First come the drums: tuned to different pitches, throbbing and thrumming softly and breaking out into fascinating complexities, but always underlaid with an insistent, basic rhythm you can't resist.

Next you trace an impulse that unites the dancers, flowing from the center of intense, pliant torsos and out through the limbs. A deep breath draws the dancers erect, then they ride the breath through a sharp exhalation, whirling their arms in a circle-and-a-half without effort.You quickly observe that breath and its power to lift, energize and enlighten is fundamental to Jawole Willa Jo Zollar's dance. Preparing with a deep breath, then letting go in a big swooshing glide is like slowly climbing in a roller-coaster car to the top of a rise, then descending in a free, swooping fall, without apparent effort.

("I just see everything as being imbued with life-giving energy that you can tap into or not, but which you must respect," said Zollar.)

But breath won't do it all. And those who took Zollar's workshop on Saturday following the Salt Lake concert of her Urban Bush Women found themselves taxed and challenged in new and different ways.

The language was familiar, through the lineage of Martha Graham, Merce Cunningham and other modern dance greats. But exciting implications dictated by Zollar's own origins and originality ran through the combinations.

("I've always loved African dance. I try to train my company to have the feeling of African dance, in terms of the approach to movement and the body and the dynamics - but with more of the gestural and spatial range and focus of the modern dancer. It's different!")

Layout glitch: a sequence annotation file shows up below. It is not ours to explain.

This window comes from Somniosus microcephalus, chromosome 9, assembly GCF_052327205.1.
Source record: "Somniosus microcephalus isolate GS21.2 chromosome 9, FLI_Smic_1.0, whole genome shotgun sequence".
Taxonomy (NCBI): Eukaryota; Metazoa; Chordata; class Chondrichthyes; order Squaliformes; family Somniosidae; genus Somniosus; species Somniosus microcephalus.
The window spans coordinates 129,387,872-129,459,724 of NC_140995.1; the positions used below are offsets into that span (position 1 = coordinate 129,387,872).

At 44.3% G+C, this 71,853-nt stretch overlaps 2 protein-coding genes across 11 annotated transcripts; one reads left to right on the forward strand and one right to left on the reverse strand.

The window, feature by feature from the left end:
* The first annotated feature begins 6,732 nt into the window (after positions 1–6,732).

Jawole is tiny and intense, and her long hair, rolled in hundreds of long, tight mini-ringlets, flies around her head as she moves - an unforgettable bundle of energy, fiercely focused on her mission to dance the truth as she sees it.

All modern dance tends to connect the body with its origins in the earth and sky (roots and wings). What you sense in Jawole and her troupe is that earth connection, that feeling of moving in tandem with primeval forces, though she verbalizes it in language that's mostly conventional and familiar to modern dancers.

The drums, the breath, the long swooshing movements found exciting fulfillment in a wonderfully free-flowing combination, a stamping, space-devouring leap across the room, knees bent, legs far apart - a leap with the same sort of gangling grace as an African antelope crossing the veldt.

"I like to give people where we dance a sense of how we move, a taste of how we work," said Zollar, following her class. "We do a lot of dramatic, even psychological pieces, but we never forget that dance is fun too, the greatest fun imaginable. All dance should be fun, even ballet."